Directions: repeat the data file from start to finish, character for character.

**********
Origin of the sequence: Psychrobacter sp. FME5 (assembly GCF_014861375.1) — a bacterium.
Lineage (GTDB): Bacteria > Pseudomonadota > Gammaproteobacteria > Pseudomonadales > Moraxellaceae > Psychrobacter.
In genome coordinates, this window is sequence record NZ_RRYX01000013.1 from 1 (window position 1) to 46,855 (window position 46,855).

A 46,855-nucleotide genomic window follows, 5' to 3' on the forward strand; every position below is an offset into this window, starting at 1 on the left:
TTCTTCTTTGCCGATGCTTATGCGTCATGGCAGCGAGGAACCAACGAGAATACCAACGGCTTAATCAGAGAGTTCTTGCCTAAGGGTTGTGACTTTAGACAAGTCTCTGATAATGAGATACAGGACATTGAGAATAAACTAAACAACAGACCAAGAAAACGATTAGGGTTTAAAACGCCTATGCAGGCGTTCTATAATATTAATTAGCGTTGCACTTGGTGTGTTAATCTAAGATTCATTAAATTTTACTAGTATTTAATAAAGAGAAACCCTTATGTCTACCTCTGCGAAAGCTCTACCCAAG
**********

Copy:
Origin of the sequence: Psychrobacter sp. FME5 (assembly GCF_014861375.1) — a bacterium.
Lineage (GTDB): Bacteria > Pseudomonadota > Gammaproteobacteria > Pseudomonadales > Moraxellaceae > Psychrobacter.
In genome coordinates, this window is sequence record NZ_RRYX01000013.1 from 1 (window position 1) to 46,855 (window position 46,855).

A 46,855-nucleotide genomic window follows, 5' to 3' on the forward strand; every position below is an offset into this window, starting at 1 on the left:
TTCTTCTTTGCCGATGCTTATGCGTCATGGCAGCGAGGAACCAACGAGAATACCAACGGCTTAATCAGAGAGTTCTTGCCTAAGGGTTGTGACTTTAGACAAGTCTCTGATAATGAGATACAGGACATTGAGAATAAACTAAACAACAGACCAAGAAAACGATTAGGGTTTAAAACGCCTATGCAGGCGTTCTATAATATTAATTAGCGTTGCACTTGGTGTGTTAATCTAAGATTCATTAAATTTTACTAGTATTTAATAAAGAGAAACCCTTATGTCTACCTCTGCGAAAGCTCTACCCAAG